If a tree falls in the forest, does it make a sound when no one is around? Like Schrödinger’s cat, this philosophical question appears to have no definitive answer.
But if the question is, will a snowshoe hare hear a tree fall in the forest? With its super sharp hearing, it definitely will – even as it scampers away.
Join us and have a read as Floofmania explores the excellent sense of hearing of the Snowshoe hare.
Do Snowshoe Hares Have Good Hearing?
Table of Contents
- 1 Do Snowshoe Hares Have Good Hearing?
- 2 How Do A Snowshoe Hare’s Ears Work?
- 3 How Do Snowshoe Hares Use Their Hearing?
- 4 Are Snowshoe Hares Easily Scared Off By Noise?
Snowshoe hares, also called varying hares, are cute and fluffy mammals that have a razor-sharp hearing because it hinges on their survival in the wild. Alongside this ability they also have the following features that help them to escape their predators:
- Becoming completely immobile
- Adaptive coloring for camouflage
- Running speeds of up to 30 mph
How Far Away Sounds Can Snowshoe Hares Detect?
This is difficult to determine because there aren’t any studies conducted specifically to measure the sense of hearing of snowshoe hares. This may be because there are many factors to consider such as the intensity of the sound, the weather conditions, and the cooperation of the animal being tested.
To get an idea of how sensitive their hearing is, we can compare the frequency hearing range of its fellow leporid, the rabbit, with other animals as well as humans:
|Species||Approximate Range (Hz)|
How Do A Snowshoe Hare’s Ears Work?
The shape of the snowshoe hare’s ears contributes to its ability to hear clearly. Most forest animals have fine hairs inside their ears that help them pick up sound and they can move their ears towards the direction of the sound without moving their head.
For the snowshoe hare, the ears can turn as much as 270 degrees, while the animal sits immobile.
Much has been said about the snowshoe hare’s ability to change the color of their fur during seasonal changes but research and information about their ear anatomy are far and between. Emphasis is usually on the non-hearing function, such as the way it keeps the body temperature regulated.
Why Do Snowshoe Hares Have Smaller Ears Than Other Hares?
One of the often mentioned functions of the ears is thermoregulation. Thermoregulation is the ability to maintain the correct body temperature for survival, regardless of the weather conditions.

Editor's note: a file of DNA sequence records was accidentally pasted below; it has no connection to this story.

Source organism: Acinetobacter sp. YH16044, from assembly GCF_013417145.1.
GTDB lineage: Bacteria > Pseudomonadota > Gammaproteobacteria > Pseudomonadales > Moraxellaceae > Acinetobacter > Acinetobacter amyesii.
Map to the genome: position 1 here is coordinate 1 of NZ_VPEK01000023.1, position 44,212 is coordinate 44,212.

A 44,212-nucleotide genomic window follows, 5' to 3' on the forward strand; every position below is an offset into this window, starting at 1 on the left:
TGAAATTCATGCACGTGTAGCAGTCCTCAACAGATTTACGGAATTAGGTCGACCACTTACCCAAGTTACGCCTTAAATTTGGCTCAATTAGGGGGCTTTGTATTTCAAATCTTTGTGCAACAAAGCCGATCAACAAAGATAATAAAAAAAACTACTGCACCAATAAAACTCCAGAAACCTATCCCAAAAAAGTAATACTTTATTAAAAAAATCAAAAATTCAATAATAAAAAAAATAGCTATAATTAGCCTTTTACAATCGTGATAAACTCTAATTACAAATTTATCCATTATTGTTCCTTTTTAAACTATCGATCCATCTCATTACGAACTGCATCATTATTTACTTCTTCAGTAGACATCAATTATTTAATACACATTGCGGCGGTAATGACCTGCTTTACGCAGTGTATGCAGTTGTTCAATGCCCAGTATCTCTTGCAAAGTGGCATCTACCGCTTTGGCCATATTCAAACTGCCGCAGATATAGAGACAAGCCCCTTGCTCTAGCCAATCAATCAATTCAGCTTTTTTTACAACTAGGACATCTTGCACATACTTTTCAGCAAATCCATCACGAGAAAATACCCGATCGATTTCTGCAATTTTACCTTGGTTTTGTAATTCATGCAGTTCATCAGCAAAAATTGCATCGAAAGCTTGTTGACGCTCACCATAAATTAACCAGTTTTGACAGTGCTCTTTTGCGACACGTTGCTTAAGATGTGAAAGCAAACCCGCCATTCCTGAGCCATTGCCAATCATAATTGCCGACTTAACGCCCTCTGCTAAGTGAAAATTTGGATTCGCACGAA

Among the leporids, those living in warmer climates have bigger ears because the many blood vessels in the pinna (the visible part of the ear) help in cooling down the animal’s body temperature.
Snowshoe hares don’t need a lot of help in that regard, because they don’t live in hot climates and that’s why they have smaller ears.
How Do Snowshoe Hares Use Their Hearing?
Snowshoe hares mainly use their hearing to protect themselves from predators. They are alert to even the slightest sound, which gives them a chance to escape from danger before a predator sees them.
They also like to rest in the woods’ secluded and quiet corners, and their sense of hearing enables them to look for the perfect spot.
They’re not entirely mute though. Snowshoe hares make squealing or screaming sounds when chased by predators or when captured. Who wouldn’t?
They’re definitely not shy in expressing their interest!
Is Hearing The Snowshoe Hare’s Strongest Sense?
Perhaps the snowshoe hare’s strength is a combination of adaptive qualities that ensures its survival in the wild. Its sense of hearing, while excellent, is best when it can run away with its strong legs and can hide in plain sight because of the color of its fur.
These characteristics are important because snowshoe hares are solitary animals and don’t depend on others to protect them, like other animals that belong to a herd.
Are Snowshoe Hares Easily Scared Off By Noise?
Snowshoe hares are shy, skittish, and ever-alert even when resting. The slightest sound that could mean danger will definitely frighten them into hurrying to the next available shelter.
During the day, snowshoe hares rest in shallow depressions called “forms”, sleeping for short periods but still vigilant. They are more active at night when the threat of predation is less and they can relax and forage to their heart’s content.
Author: Mitzie C
Mitzie is a writer and animal welfare advocate. Her writing is inspired by her love for her rescue cats, Eddy and Dylan, and her rescue dogs, Cypher, Daegu and Holly. Follow her journey as she discovers her unique voice here in Floofmania and shares her insights on the importance of the animal kingdom.